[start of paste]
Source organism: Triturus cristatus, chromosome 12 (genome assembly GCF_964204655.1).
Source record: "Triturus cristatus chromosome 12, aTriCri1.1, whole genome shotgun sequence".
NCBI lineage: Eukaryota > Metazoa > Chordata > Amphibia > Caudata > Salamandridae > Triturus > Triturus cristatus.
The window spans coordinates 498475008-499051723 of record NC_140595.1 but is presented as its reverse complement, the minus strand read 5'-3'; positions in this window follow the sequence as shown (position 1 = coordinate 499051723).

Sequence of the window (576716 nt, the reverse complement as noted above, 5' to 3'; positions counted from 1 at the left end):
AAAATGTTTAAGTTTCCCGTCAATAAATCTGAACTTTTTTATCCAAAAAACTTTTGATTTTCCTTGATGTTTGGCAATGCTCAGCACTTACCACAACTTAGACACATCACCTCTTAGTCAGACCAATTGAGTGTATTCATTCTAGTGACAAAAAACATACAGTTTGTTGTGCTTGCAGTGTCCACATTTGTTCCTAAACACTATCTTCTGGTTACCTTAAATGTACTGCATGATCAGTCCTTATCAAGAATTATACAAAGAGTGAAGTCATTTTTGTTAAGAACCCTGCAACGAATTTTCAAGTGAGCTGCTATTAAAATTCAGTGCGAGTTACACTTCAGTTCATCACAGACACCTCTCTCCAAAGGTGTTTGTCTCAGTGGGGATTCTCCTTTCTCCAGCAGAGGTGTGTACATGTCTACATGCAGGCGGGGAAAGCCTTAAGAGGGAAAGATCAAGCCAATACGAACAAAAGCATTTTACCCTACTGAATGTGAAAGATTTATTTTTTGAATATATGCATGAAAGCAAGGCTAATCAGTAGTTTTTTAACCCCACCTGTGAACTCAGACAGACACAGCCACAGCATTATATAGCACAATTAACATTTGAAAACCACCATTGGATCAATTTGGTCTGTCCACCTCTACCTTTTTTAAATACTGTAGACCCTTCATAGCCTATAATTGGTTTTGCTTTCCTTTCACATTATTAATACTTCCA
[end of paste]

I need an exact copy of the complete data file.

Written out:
Source organism: Triturus cristatus, chromosome 12 (genome assembly GCF_964204655.1).
Source record: "Triturus cristatus chromosome 12, aTriCri1.1, whole genome shotgun sequence".
NCBI lineage: Eukaryota > Metazoa > Chordata > Amphibia > Caudata > Salamandridae > Triturus > Triturus cristatus.
The window spans coordinates 498475008-499051723 of record NC_140595.1 but is presented as its reverse complement, the minus strand read 5'-3'; positions in this window follow the sequence as shown (position 1 = coordinate 499051723).

Sequence of the window (576716 nt, the reverse complement as noted above, 5' to 3'; positions counted from 1 at the left end):
AAAATGTTTAAGTTTCCCGTCAATAAATCTGAACTTTTTTATCCAAAAAACTTTTGATTTTCCTTGATGTTTGGCAATGCTCAGCACTTACCACAACTTAGACACATCACCTCTTAGTCAGACCAATTGAGTGTATTCATTCTAGTGACAAAAAACATACAGTTTGTTGTGCTTGCAGTGTCCACATTTGTTCCTAAACACTATCTTCTGGTTACCTTAAATGTACTGCATGATCAGTCCTTATCAAGAATTATACAAAGAGTGAAGTCATTTTTGTTAAGAACCCTGCAACGAATTTTCAAGTGAGCTGCTATTAAAATTCAGTGCGAGTTACACTTCAGTTCATCACAGACACCTCTCTCCAAAGGTGTTTGTCTCAGTGGGGATTCTCCTTTCTCCAGCAGAGGTGTGTACATGTCTACATGCAGGCGGGGAAAGCCTTAAGAGGGAAAGATCAAGCCAATACGAACAAAAGCATTTTACCCTACTGAATGTGAAAGATTTATTTTTTGAATATATGCATGAAAGCAAGGCTAATCAGTAGTTTTTTAACCCCACCTGTGAACTCAGACAGACACAGCCACAGCATTATATAGCACAATTAACATTTGAAAACCACCATTGGATCAATTTGGTCTGTCCACCTCTACCTTTTTTAAATACTGTAGACCCTTCATAGCCTATAATTGGTTTTGCTTTCCTTTCACATTATTAATACTTCCA